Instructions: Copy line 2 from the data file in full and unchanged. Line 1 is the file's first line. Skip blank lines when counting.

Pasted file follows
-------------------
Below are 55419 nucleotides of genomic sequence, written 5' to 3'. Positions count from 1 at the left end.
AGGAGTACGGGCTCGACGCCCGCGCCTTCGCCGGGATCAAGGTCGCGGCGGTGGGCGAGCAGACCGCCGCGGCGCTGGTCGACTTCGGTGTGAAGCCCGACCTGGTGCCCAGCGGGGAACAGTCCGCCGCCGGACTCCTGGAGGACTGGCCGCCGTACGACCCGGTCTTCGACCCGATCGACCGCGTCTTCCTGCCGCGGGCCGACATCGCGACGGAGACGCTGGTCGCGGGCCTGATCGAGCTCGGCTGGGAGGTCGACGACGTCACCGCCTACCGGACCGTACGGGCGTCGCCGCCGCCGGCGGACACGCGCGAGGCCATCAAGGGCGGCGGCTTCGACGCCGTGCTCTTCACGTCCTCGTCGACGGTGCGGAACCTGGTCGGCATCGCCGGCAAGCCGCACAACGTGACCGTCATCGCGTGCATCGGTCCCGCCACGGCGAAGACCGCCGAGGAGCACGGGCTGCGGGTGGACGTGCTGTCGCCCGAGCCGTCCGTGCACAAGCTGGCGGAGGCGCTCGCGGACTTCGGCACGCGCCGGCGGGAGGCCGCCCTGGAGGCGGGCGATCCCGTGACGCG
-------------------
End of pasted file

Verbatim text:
AGGAGTACGGGCTCGACGCCCGCGCCTTCGCCGGGATCAAGGTCGCGGCGGTGGGCGAGCAGACCGCCGCGGCGCTGGTCGACTTCGGTGTGAAGCCCGACCTGGTGCCCAGCGGGGAACAGTCCGCCGCCGGACTCCTGGAGGACTGGCCGCCGTACGACCCGGTCTTCGACCCGATCGACCGCGTCTTCCTGCCGCGGGCCGACATCGCGACGGAGACGCTGGTCGCGGGCCTGATCGAGCTCGGCTGGGAGGTCGACGACGTCACCGCCTACCGGACCGTACGGGCGTCGCCGCCGCCGGCGGACACGCGCGAGGCCATCAAGGGCGGCGGCTTCGACGCCGTGCTCTTCACGTCCTCGTCGACGGTGCGGAACCTGGTCGGCATCGCCGGCAAGCCGCACAACGTGACCGTCATCGCGTGCATCGGTCCCGCCACGGCGAAGACCGCCGAGGAGCACGGGCTGCGGGTGGACGTGCTGTCGCCCGAGCCGTCCGTGCACAAGCTGGCGGAGGCGCTCGCGGACTTCGGCACGCGCCGGCGGGAGGCCGCCCTGGAGGCGGGCGATCCCGTGACGCG